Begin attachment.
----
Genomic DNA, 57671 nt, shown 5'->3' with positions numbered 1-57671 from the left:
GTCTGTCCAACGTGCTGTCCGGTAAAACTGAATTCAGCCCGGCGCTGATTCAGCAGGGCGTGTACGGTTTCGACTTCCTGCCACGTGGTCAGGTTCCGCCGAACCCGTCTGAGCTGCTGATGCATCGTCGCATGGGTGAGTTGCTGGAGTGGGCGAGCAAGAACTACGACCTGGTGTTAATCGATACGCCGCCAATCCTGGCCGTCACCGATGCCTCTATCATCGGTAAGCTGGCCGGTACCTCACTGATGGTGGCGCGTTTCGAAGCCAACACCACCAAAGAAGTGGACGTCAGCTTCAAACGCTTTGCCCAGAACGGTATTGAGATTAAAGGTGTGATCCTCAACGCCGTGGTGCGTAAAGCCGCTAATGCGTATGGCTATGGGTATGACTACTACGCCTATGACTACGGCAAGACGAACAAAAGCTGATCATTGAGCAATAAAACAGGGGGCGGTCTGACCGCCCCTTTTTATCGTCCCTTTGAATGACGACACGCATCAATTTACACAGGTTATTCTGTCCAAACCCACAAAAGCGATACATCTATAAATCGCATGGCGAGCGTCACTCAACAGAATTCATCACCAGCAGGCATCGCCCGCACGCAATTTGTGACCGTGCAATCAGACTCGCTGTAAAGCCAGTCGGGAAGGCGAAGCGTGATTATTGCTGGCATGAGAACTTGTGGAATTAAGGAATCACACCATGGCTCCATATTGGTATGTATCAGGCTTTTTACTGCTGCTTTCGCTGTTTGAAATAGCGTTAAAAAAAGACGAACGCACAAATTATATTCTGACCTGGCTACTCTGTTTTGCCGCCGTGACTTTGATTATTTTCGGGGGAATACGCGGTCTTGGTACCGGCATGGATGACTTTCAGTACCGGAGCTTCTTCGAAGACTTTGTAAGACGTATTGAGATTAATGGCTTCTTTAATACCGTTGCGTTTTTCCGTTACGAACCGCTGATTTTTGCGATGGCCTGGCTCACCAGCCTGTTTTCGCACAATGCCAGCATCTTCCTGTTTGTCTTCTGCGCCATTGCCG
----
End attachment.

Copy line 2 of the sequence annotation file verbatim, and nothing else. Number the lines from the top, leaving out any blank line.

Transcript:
GTCTGTCCAACGTGCTGTCCGGTAAAACTGAATTCAGCCCGGCGCTGATTCAGCAGGGCGTGTACGGTTTCGACTTCCTGCCACGTGGTCAGGTTCCGCCGAACCCGTCTGAGCTGCTGATGCATCGTCGCATGGGTGAGTTGCTGGAGTGGGCGAGCAAGAACTACGACCTGGTGTTAATCGATACGCCGCCAATCCTGGCCGTCACCGATGCCTCTATCATCGGTAAGCTGGCCGGTACCTCACTGATGGTGGCGCGTTTCGAAGCCAACACCACCAAAGAAGTGGACGTCAGCTTCAAACGCTTTGCCCAGAACGGTATTGAGATTAAAGGTGTGATCCTCAACGCCGTGGTGCGTAAAGCCGCTAATGCGTATGGCTATGGGTATGACTACTACGCCTATGACTACGGCAAGACGAACAAAAGCTGATCATTGAGCAATAAAACAGGGGGCGGTCTGACCGCCCCTTTTTATCGTCCCTTTGAATGACGACACGCATCAATTTACACAGGTTATTCTGTCCAAACCCACAAAAGCGATACATCTATAAATCGCATGGCGAGCGTCACTCAACAGAATTCATCACCAGCAGGCATCGCCCGCACGCAATTTGTGACCGTGCAATCAGACTCGCTGTAAAGCCAGTCGGGAAGGCGAAGCGTGATTATTGCTGGCATGAGAACTTGTGGAATTAAGGAATCACACCATGGCTCCATATTGGTATGTATCAGGCTTTTTACTGCTGCTTTCGCTGTTTGAAATAGCGTTAAAAAAAGACGAACGCACAAATTATATTCTGACCTGGCTACTCTGTTTTGCCGCCGTGACTTTGATTATTTTCGGGGGAATACGCGGTCTTGGTACCGGCATGGATGACTTTCAGTACCGGAGCTTCTTCGAAGACTTTGTAAGACGTATTGAGATTAATGGCTTCTTTAATACCGTTGCGTTTTTCCGTTACGAACCGCTGATTTTTGCGATGGCCTGGCTCACCAGCCTGTTTTCGCACAATGCCAGCATCTTCCTGTTTGTCTTCTGCGCCATTGCCG